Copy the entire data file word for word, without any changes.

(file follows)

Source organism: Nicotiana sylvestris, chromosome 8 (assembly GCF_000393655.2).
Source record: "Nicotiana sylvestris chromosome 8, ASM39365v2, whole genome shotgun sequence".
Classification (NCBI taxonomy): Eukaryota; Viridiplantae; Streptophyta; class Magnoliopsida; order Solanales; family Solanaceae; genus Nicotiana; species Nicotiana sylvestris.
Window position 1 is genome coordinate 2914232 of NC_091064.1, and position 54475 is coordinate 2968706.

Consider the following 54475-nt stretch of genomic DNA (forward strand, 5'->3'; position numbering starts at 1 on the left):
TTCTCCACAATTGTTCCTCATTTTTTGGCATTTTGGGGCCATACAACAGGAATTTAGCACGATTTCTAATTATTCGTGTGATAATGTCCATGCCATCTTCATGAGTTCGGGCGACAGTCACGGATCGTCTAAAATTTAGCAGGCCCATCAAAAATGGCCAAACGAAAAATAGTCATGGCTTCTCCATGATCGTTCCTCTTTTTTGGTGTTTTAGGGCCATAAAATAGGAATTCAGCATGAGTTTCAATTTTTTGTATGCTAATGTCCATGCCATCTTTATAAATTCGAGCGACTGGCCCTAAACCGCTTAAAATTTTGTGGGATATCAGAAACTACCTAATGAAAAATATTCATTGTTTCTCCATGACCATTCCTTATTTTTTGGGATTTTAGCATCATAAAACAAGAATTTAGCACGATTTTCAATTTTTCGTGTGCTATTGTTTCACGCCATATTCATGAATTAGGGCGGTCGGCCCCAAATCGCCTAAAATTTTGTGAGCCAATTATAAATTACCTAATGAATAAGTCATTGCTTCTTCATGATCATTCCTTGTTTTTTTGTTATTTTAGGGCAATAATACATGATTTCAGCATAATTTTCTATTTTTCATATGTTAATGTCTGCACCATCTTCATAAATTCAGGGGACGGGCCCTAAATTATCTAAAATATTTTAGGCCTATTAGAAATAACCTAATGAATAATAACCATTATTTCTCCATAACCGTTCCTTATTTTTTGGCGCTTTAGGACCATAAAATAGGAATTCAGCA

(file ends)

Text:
Source organism: Nicotiana sylvestris, chromosome 8 (assembly GCF_000393655.2).
Source record: "Nicotiana sylvestris chromosome 8, ASM39365v2, whole genome shotgun sequence".
Classification (NCBI taxonomy): Eukaryota; Viridiplantae; Streptophyta; class Magnoliopsida; order Solanales; family Solanaceae; genus Nicotiana; species Nicotiana sylvestris.
Window position 1 is genome coordinate 2914232 of NC_091064.1, and position 54475 is coordinate 2968706.

Consider the following 54475-nt stretch of genomic DNA (forward strand, 5'->3'; position numbering starts at 1 on the left):
TTCTCCACAATTGTTCCTCATTTTTTGGCATTTTGGGGCCATACAACAGGAATTTAGCACGATTTCTAATTATTCGTGTGATAATGTCCATGCCATCTTCATGAGTTCGGGCGACAGTCACGGATCGTCTAAAATTTAGCAGGCCCATCAAAAATGGCCAAACGAAAAATAGTCATGGCTTCTCCATGATCGTTCCTCTTTTTTGGTGTTTTAGGGCCATAAAATAGGAATTCAGCATGAGTTTCAATTTTTTGTATGCTAATGTCCATGCCATCTTTATAAATTCGAGCGACTGGCCCTAAACCGCTTAAAATTTTGTGGGATATCAGAAACTACCTAATGAAAAATATTCATTGTTTCTCCATGACCATTCCTTATTTTTTGGGATTTTAGCATCATAAAACAAGAATTTAGCACGATTTTCAATTTTTCGTGTGCTATTGTTTCACGCCATATTCATGAATTAGGGCGGTCGGCCCCAAATCGCCTAAAATTTTGTGAGCCAATTATAAATTACCTAATGAATAAGTCATTGCTTCTTCATGATCATTCCTTGTTTTTTTGTTATTTTAGGGCAATAATACATGATTTCAGCATAATTTTCTATTTTTCATATGTTAATGTCTGCACCATCTTCATAAATTCAGGGGACGGGCCCTAAATTATCTAAAATATTTTAGGCCTATTAGAAATAACCTAATGAATAATAACCATTATTTCTCCATAACCGTTCCTTATTTTTTGGCGCTTTAGGACCATAAAATAGGAATTCAGCA